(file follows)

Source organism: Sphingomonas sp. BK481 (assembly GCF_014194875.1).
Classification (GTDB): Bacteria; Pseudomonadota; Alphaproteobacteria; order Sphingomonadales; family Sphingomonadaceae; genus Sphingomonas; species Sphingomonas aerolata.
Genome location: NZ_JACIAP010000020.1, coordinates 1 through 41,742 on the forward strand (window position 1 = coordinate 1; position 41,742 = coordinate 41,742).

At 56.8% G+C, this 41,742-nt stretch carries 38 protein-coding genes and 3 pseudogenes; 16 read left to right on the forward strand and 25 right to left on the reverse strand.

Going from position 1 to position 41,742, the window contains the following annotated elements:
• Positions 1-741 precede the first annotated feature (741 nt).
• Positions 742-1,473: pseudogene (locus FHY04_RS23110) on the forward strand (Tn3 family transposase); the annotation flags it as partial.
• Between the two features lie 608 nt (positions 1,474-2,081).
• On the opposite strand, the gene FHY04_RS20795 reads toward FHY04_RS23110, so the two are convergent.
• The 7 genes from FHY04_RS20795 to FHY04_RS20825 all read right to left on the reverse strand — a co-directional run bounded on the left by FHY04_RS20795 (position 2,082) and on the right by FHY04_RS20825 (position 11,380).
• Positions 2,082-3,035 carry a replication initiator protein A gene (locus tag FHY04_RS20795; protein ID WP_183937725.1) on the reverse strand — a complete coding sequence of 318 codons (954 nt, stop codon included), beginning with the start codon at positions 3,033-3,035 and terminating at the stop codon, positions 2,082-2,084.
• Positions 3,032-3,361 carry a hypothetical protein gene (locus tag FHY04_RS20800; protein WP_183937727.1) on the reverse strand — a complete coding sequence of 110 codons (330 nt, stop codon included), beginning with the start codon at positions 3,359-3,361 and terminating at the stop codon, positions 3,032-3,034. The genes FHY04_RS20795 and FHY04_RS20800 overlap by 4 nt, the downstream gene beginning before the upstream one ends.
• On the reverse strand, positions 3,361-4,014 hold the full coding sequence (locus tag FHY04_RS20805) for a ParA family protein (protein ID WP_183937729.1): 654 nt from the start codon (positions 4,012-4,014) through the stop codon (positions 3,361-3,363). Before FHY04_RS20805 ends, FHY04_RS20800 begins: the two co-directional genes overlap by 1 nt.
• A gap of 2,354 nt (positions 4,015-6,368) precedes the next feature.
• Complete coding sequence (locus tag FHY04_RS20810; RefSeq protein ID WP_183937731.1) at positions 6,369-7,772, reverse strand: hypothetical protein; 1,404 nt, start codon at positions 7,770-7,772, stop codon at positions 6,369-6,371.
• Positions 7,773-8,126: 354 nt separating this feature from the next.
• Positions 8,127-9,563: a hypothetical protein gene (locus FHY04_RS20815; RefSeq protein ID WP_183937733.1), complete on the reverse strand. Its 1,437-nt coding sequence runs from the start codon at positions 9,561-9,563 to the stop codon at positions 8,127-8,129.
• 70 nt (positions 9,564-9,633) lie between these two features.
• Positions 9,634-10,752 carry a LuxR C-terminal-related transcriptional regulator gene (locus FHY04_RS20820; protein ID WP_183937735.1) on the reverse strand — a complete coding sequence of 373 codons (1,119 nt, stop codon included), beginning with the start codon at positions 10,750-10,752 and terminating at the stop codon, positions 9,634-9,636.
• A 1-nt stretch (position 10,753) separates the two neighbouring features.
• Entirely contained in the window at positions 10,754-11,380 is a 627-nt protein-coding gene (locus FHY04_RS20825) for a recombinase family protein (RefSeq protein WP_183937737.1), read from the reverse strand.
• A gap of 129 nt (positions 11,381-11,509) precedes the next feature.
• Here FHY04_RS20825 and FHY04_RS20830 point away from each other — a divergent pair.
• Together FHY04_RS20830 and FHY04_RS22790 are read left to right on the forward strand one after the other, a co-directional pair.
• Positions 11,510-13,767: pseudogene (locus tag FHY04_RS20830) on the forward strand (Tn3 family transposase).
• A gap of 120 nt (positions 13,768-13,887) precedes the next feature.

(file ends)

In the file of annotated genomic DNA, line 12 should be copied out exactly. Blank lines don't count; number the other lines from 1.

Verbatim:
• Positions 3,032-3,361 carry a hypothetical protein gene (locus tag FHY04_RS20800; protein WP_183937727.1) on the reverse strand — a complete coding sequence of 110 codons (330 nt, stop codon included), beginning with the start codon at positions 3,359-3,361 and terminating at the stop codon, positions 3,032-3,034. The genes FHY04_RS20795 and FHY04_RS20800 overlap by 4 nt, the downstream gene beginning before the upstream one ends.